Oversharing | Medical IT Answers

Along Art gloss, President and Chief Executive Officer, HIPAA Secure Now!
twitter: @HIPAASecureNow
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Recently picked up Various methods That social media plays a role in developing the healthcare message. From patient experiences to alerting the public about pandemics, individuals and businesses use the “digital radio waves” of TikTok, Facebook, Instagram and other platforms to spread awareness and messages.

This sounds like a great idea. You essentially have free airtime for a large audience, right?

Yes, yes, but you also have the eyes and ears of so many people that you are also exposing yourself to criticism and misconduct.

Recently, a woman named Hannah Brook Hutchinson took her to TikTok to brag about evidence of COVID-19 vaccination (which she says is three times faster). The problem with this was that she wasn’t vaccinated and in fact she and her husband boasted of stealing a vaccine card from a pharmacy job to forge evidence of vaccination. When other eagle eye users saw this, they were able to zoom in on Hutchinson’s return label address. The newly licensed Illinois pharmacy was immediately warned, but did not comment on the investigation.

Some of you may be asking yourself “Why is she so stupid?” But it’s not too surprising to stop thinking about the amount of information we are free to share without thinking about the consequences. We live in a world where social media is not only a platform that can benefit us by allowing us to stay connected and deliver messages in bulk, but it is also its standard. .. Too many People judge their benefits and popularity by the number of likes and shares. The risk of being caught is more important than the risk of being known.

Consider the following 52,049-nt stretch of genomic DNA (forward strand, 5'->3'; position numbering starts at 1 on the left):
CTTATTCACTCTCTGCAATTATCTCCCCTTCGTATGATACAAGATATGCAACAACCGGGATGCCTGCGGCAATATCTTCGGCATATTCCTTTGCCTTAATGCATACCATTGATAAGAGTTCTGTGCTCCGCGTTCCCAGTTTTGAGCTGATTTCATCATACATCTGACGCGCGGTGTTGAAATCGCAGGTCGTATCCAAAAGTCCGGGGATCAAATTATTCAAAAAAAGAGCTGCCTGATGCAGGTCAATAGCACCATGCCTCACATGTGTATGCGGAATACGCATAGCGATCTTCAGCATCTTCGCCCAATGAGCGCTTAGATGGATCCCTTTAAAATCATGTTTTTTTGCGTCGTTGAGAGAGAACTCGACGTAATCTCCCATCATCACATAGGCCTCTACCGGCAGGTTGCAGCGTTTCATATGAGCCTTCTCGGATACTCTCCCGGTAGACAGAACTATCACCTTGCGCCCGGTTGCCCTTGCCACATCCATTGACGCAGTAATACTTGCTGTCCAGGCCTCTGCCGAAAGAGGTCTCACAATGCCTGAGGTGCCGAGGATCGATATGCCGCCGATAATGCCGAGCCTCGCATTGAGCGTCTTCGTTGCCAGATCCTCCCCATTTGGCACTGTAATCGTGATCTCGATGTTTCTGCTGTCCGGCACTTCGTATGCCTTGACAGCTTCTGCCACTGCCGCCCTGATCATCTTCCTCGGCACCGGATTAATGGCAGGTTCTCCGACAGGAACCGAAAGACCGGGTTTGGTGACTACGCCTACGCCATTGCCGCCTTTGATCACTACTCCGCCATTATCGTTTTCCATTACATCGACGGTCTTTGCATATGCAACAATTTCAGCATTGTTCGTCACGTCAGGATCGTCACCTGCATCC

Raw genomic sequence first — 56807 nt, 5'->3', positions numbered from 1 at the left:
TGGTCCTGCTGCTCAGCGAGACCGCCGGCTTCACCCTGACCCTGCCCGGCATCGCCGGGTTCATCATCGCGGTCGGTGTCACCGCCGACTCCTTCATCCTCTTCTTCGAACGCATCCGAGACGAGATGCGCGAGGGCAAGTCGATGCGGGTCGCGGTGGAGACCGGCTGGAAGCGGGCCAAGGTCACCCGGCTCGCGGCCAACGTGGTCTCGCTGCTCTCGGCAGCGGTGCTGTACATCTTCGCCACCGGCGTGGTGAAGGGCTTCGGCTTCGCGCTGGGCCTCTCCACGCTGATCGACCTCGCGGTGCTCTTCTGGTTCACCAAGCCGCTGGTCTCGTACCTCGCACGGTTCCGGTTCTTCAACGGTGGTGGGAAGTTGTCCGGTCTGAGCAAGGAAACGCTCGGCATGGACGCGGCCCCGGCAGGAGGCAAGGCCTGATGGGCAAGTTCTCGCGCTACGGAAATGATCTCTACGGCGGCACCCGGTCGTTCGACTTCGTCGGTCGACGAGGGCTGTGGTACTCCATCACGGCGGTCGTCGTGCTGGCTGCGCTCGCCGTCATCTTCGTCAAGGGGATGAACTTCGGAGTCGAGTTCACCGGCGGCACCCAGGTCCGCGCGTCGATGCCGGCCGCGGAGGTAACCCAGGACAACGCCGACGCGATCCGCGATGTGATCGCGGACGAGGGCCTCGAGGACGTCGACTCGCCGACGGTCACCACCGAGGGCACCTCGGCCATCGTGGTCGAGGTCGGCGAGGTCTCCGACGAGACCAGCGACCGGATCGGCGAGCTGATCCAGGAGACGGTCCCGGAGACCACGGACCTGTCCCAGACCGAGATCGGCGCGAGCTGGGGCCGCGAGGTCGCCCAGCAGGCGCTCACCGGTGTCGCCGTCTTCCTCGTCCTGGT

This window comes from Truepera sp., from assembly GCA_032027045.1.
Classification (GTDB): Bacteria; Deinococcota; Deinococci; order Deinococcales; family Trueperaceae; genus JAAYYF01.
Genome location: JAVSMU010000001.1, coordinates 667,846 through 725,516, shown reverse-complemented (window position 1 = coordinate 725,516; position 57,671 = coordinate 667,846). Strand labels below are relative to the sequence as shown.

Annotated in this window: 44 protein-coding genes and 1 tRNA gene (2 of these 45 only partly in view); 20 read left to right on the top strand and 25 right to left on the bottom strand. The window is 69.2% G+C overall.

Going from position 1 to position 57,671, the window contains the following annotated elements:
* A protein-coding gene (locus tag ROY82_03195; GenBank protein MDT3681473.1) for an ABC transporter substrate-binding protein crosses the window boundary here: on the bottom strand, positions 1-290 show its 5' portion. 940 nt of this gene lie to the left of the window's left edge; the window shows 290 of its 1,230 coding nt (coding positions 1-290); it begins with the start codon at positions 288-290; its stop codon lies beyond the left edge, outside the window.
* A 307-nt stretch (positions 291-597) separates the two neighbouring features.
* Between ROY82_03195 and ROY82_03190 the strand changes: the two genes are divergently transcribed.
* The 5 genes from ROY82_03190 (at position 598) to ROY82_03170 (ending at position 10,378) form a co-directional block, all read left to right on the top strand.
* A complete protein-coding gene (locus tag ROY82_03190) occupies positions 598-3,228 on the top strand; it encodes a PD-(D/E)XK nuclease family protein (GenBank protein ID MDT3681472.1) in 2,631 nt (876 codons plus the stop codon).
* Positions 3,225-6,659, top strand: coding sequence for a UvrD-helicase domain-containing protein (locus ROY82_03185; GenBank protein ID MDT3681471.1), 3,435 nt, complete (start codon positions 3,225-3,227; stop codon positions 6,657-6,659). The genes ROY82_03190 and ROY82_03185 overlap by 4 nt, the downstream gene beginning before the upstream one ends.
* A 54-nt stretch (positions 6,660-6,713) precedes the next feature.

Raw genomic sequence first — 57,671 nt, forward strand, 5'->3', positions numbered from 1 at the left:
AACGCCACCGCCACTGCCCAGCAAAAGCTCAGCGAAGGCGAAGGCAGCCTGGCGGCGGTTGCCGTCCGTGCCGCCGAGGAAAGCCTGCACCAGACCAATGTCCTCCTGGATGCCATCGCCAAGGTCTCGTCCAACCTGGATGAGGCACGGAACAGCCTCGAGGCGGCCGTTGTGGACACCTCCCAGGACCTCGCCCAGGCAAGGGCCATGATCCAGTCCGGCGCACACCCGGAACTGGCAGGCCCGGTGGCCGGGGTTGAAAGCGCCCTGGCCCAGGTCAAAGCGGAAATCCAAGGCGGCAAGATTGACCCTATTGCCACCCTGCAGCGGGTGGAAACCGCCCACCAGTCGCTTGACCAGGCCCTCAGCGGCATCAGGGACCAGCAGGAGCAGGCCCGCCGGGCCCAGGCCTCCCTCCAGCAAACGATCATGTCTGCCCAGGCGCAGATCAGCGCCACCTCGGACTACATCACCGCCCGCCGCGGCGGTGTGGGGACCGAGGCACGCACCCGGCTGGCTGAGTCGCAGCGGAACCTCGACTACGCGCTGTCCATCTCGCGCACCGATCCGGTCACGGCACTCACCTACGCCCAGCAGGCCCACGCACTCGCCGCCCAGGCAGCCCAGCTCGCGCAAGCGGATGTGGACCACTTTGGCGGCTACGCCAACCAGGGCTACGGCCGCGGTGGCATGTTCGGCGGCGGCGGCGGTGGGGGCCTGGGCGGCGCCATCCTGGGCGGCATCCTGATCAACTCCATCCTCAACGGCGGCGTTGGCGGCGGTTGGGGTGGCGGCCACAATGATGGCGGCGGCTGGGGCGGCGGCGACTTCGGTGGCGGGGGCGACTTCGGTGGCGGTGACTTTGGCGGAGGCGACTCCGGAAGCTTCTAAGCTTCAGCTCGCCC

Although HIPAA laws and regulations prohibit sharing of protected medical information (PHI) on social media, Unwritten The laws and rules of social status are not defined anywhere, and like most failures in thinking clearly or correctly, our logic is not always in line with the law. Many of us crave far more infamy and attention than we care about possible problems. A rush from the moment of fame or attention is like a fix for an addict. That may be a bad idea, but the feeling we get from everyone who knows “what we have” is something we cannot overlook.

A word to the wise man. Pass it. As a healthcare professional, you are in a privileged position because you are entrusted with the most private information. What you have access to is not only sacred, but also irreplaceable to the patient. This privilege includes access to treatments, medications, and yes, prescriptions and vaccination cards. Don’t take what you have for granted. Remember to act on behalf of everyone, not just yourself. And when it comes to social media, over-sharing doesn’t mean over-compassion.

This article was originally published HIPAA Secure Now! It will be reissued here with permission. HIPAA Secure Now offers an annual online subscription to help eligible entities and business associates comply. Click here for details..

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